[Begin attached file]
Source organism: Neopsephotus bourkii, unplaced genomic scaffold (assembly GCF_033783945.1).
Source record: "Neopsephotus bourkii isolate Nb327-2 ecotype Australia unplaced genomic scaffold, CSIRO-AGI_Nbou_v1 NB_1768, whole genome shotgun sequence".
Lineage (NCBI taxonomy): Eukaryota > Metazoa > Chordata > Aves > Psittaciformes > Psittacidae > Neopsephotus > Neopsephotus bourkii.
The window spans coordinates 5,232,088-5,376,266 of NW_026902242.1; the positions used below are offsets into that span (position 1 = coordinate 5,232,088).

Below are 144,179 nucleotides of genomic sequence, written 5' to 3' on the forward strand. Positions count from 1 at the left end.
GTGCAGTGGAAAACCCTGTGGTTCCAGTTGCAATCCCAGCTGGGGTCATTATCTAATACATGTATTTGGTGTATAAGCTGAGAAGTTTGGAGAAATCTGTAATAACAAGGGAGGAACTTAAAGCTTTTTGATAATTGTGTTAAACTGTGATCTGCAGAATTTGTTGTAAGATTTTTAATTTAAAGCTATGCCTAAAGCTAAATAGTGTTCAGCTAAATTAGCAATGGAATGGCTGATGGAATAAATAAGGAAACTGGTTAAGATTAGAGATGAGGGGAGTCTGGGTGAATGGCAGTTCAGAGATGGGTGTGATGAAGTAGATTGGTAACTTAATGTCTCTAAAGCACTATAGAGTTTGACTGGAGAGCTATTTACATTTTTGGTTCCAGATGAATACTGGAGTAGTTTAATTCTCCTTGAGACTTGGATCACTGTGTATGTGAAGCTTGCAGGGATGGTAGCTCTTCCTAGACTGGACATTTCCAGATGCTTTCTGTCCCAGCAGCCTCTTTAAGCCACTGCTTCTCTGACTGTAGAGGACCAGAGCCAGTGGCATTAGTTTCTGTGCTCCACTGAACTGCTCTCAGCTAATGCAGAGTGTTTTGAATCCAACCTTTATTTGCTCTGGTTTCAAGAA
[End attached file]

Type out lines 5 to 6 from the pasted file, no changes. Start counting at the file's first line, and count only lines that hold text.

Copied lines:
Below are 144,179 nucleotides of genomic sequence, written 5' to 3' on the forward strand. Positions count from 1 at the left end.
GTGCAGTGGAAAACCCTGTGGTTCCAGTTGCAATCCCAGCTGGGGTCATTATCTAATACATGTATTTGGTGTATAAGCTGAGAAGTTTGGAGAAATCTGTAATAACAAGGGAGGAACTTAAAGCTTTTTGATAATTGTGTTAAACTGTGATCTGCAGAATTTGTTGTAAGATTTTTAATTTAAAGCTATGCCTAAAGCTAAATAGTGTTCAGCTAAATTAGCAATGGAATGGCTGATGGAATAAATAAGGAAACTGGTTAAGATTAGAGATGAGGGGAGTCTGGGTGAATGGCAGTTCAGAGATGGGTGTGATGAAGTAGATTGGTAACTTAATGTCTCTAAAGCACTATAGAGTTTGACTGGAGAGCTATTTACATTTTTGGTTCCAGATGAATACTGGAGTAGTTTAATTCTCCTTGAGACTTGGATCACTGTGTATGTGAAGCTTGCAGGGATGGTAGCTCTTCCTAGACTGGACATTTCCAGATGCTTTCTGTCCCAGCAGCCTCTTTAAGCCACTGCTTCTCTGACTGTAGAGGACCAGAGCCAGTGGCATTAGTTTCTGTGCTCCACTGAACTGCTCTCAGCTAATGCAGAGTGTTTTGAATCCAACCTTTATTTGCTCTGGTTTCAAGAA